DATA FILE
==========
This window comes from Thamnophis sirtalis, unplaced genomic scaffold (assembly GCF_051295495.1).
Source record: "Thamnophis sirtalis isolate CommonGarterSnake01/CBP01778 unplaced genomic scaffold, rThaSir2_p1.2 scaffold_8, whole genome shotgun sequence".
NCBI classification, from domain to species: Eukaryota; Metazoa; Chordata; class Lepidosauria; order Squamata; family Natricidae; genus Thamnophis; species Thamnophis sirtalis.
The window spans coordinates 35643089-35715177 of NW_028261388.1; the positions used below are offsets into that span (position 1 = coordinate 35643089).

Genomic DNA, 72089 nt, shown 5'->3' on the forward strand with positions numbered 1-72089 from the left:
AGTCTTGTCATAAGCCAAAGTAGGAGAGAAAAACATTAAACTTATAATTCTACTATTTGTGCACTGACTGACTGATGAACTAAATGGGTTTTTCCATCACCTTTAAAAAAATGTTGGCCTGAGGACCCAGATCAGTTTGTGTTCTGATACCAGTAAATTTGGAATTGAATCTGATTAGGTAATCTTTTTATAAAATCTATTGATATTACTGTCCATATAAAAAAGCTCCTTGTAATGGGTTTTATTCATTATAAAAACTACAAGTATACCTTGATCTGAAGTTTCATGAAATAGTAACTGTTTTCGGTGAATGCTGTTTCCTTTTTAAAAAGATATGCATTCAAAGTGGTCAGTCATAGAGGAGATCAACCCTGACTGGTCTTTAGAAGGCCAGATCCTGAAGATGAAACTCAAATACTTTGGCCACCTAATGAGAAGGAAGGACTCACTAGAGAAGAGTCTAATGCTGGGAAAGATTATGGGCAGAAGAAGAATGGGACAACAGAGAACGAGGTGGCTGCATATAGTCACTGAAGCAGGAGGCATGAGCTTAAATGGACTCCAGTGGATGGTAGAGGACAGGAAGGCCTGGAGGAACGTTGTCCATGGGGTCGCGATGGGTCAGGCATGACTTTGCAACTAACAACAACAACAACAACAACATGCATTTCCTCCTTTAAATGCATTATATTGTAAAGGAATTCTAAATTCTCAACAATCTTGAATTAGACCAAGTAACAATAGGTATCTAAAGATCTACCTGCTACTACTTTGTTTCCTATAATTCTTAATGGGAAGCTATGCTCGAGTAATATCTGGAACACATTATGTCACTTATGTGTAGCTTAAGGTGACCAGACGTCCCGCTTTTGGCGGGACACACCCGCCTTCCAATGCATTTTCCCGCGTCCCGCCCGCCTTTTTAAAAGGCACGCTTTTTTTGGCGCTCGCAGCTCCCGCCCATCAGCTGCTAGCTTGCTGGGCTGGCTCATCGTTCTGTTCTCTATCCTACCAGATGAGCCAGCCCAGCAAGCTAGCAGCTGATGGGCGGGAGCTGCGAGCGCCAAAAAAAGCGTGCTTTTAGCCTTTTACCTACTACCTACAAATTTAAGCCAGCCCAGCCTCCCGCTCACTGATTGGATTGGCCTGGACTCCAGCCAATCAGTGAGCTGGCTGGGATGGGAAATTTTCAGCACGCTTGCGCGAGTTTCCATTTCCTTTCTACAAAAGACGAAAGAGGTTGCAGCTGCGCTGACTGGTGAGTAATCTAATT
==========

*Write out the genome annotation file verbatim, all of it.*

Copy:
This window comes from Thamnophis sirtalis, unplaced genomic scaffold (assembly GCF_051295495.1).
Source record: "Thamnophis sirtalis isolate CommonGarterSnake01/CBP01778 unplaced genomic scaffold, rThaSir2_p1.2 scaffold_8, whole genome shotgun sequence".
NCBI classification, from domain to species: Eukaryota; Metazoa; Chordata; class Lepidosauria; order Squamata; family Natricidae; genus Thamnophis; species Thamnophis sirtalis.
The window spans coordinates 35643089-35715177 of NW_028261388.1; the positions used below are offsets into that span (position 1 = coordinate 35643089).

Genomic DNA, 72089 nt, shown 5'->3' on the forward strand with positions numbered 1-72089 from the left:
AGTCTTGTCATAAGCCAAAGTAGGAGAGAAAAACATTAAACTTATAATTCTACTATTTGTGCACTGACTGACTGATGAACTAAATGGGTTTTTCCATCACCTTTAAAAAAATGTTGGCCTGAGGACCCAGATCAGTTTGTGTTCTGATACCAGTAAATTTGGAATTGAATCTGATTAGGTAATCTTTTTATAAAATCTATTGATATTACTGTCCATATAAAAAAGCTCCTTGTAATGGGTTTTATTCATTATAAAAACTACAAGTATACCTTGATCTGAAGTTTCATGAAATAGTAACTGTTTTCGGTGAATGCTGTTTCCTTTTTAAAAAGATATGCATTCAAAGTGGTCAGTCATAGAGGAGATCAACCCTGACTGGTCTTTAGAAGGCCAGATCCTGAAGATGAAACTCAAATACTTTGGCCACCTAATGAGAAGGAAGGACTCACTAGAGAAGAGTCTAATGCTGGGAAAGATTATGGGCAGAAGAAGAATGGGACAACAGAGAACGAGGTGGCTGCATATAGTCACTGAAGCAGGAGGCATGAGCTTAAATGGACTCCAGTGGATGGTAGAGGACAGGAAGGCCTGGAGGAACGTTGTCCATGGGGTCGCGATGGGTCAGGCATGACTTTGCAACTAACAACAACAACAACAACAACATGCATTTCCTCCTTTAAATGCATTATATTGTAAAGGAATTCTAAATTCTCAACAATCTTGAATTAGACCAAGTAACAATAGGTATCTAAAGATCTACCTGCTACTACTTTGTTTCCTATAATTCTTAATGGGAAGCTATGCTCGAGTAATATCTGGAACACATTATGTCACTTATGTGTAGCTTAAGGTGACCAGACGTCCCGCTTTTGGCGGGACACACCCGCCTTCCAATGCATTTTCCCGCGTCCCGCCCGCCTTTTTAAAAGGCACGCTTTTTTTGGCGCTCGCAGCTCCCGCCCATCAGCTGCTAGCTTGCTGGGCTGGCTCATCGTTCTGTTCTCTATCCTACCAGATGAGCCAGCCCAGCAAGCTAGCAGCTGATGGGCGGGAGCTGCGAGCGCCAAAAAAAGCGTGCTTTTAGCCTTTTACCTACTACCTACAAATTTAAGCCAGCCCAGCCTCCCGCTCACTGATTGGATTGGCCTGGACTCCAGCCAATCAGTGAGCTGGCTGGGATGGGAAATTTTCAGCACGCTTGCGCGAGTTTCCATTTCCTTTCTACAAAAGACGAAAGAGGTTGCAGCTGCGCTGACTGGTGAGTAATCTAATT